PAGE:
AAS Sunday June 15, 2014 Even in death, some fathers hold onto their secrets


Austin American-Statesman print edition Sunday June 15, 2014 Father’s Day

Posted: 6:00 p.m. Saturday, June 14, 2014

Palaima: Even in death, some fathers hold onto their secrets

By Tom Palaima

Regular Contributor

Ever since Oedipus tried to find out who his real father was and Patroclus set sail in search of information about Odysseus, the long-absent father he never knew, when we wonder why we are who we are, our thoughts turn to our parents. As Father’s Day approaches, many of us ponder the mysteries of fatherhood too late to get real answers from parents who are no longer with us.

I became my father’s second surviving son on Oct. 6, 1951, at 8:30 a.m. at Doctors Hospital in Cleveland Heights, Ohio. That was six years after my father returned from fighting alongside other soldiers in the 1st Cavalry Division in World War II and five years after my only surviving brother Michael was born.

You may wonder why I call us surviving sons. On my official birth certificate, acquired last year, appears a question: “How many OTHER children were born alive but are now dead?” The answer typed in on the form is “One.”

I found out that I had a second older brother about ten years ago. On a trip back to Cleveland, I visited, as usual, Calvary Cemetery where my beloved paternal grandparents and my uncle Joseph are buried. This time I forgot to bring their plot locations with me. The clerk in the central office retrieved information for Palaima.

I was stunned when he said, “Here are your four plots: Michael, Sophie, Joseph and Baby Boy.” My second older brother was born on October 23, 1950, eleven and a half months before I was. He lived from 5:54 to 5:59 AM. He was buried the next day in the infant section of the cemetery.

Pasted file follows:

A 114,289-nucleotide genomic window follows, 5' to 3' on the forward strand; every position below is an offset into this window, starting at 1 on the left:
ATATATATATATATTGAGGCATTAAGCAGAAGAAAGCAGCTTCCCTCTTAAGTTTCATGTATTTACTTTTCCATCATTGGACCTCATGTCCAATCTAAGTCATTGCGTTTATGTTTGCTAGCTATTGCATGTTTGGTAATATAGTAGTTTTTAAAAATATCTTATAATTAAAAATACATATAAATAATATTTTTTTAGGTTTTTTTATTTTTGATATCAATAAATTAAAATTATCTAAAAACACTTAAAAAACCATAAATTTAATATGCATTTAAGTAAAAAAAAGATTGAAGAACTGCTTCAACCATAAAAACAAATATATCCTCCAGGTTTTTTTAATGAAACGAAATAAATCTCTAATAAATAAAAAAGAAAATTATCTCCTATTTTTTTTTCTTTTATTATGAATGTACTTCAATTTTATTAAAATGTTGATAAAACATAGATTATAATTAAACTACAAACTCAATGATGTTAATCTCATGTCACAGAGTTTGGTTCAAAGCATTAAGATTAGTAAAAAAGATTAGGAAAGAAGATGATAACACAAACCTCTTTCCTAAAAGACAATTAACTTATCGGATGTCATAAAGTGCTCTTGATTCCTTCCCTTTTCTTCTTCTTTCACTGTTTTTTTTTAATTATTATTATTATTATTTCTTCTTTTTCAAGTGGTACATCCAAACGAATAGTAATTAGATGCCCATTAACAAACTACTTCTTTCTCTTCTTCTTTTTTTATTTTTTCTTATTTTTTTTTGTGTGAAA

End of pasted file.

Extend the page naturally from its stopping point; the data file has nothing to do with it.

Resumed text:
When my brother and I asked my father, then in his late 80s, about our unknown brother, he replied that between our births, our mother had had a miscarriage and then lost a child right after he was born. Their doctor, Dr. Pasquale Ferrara, ordered them not to have more children, stressing the danger pregnancy would pose to our mom.

Our dad smiled and said something like, “But you know your mother.” We could see that he knew well his wife of 57 years.

We were left to wonder how the strong-willed, beautiful, devoutly Roman Catholic, anxiety-ridden woman who was our mother and our choir-boy father found it in themselves to defy the kind of authority figure they generally obeyed without question just as recruits in basic training snap to orders from their drill sergeants. I wonder now if Baby Boy Palaima had lived, would I be here.

My father still holds onto secrets, even seven years after he died at age 90. Like many kids our age, my brother and I had a father who became an adult during the Great Depression. The son of immigrants, he had seriously thought of becoming a priest. He remembered throughout his life the feeling of being at war far away from the woman he loved. He had the same strong, silent role models most fathers after World War II had: Gary Cooper in “High Noon,” Humphrey Bogart in any Bogart film. On television, Oswald “Ozzie” Nelson on “The Adventures of Ozzie and Harriet” and Robert Young in “Father Knows Best”— but is rarely asked his opinion — were their paradigms.

Our fathers worked hard at jobs we knew little about. They kept to themselves their fears, troubles, doubts and emotions, positive and negative. They rarely talked to us about their views on life, their hopes, dreams, successes and failures. They were to be seen and respected, but, within the household, heard only when their sons were trying to work around the mother who ruled the roost.

If cultural icons and prevailing social norms did a good job of implanting such behavioral notions, the religious role model for Roman Catholic fathers made sure they were ineradicably rooted. St. Joseph, the husband of Mary, never says a word in the New Testament. He is wrapped up in the same obscurity that enshrouds most of the childhood of Jesus. We can deduce that he passed his profession as carpenter on to Jesus, a son who was not his son. Joseph may have had other children by Mary or by another wife, depending on scholarly interpretation of the gospel of Matthew 13: 55-56. But that was way before birth certificates.

If your father is still with you, find time now to say to him, “Hey, Dad, how’s it going?” And then, “No, really, how are you doing?”

Palaima teaches classics and war and violence studies at the University of Texas. He may be reached at tpalaima@sbcglobal.net.

AAS May 25, 2014 Listening Improves Humanity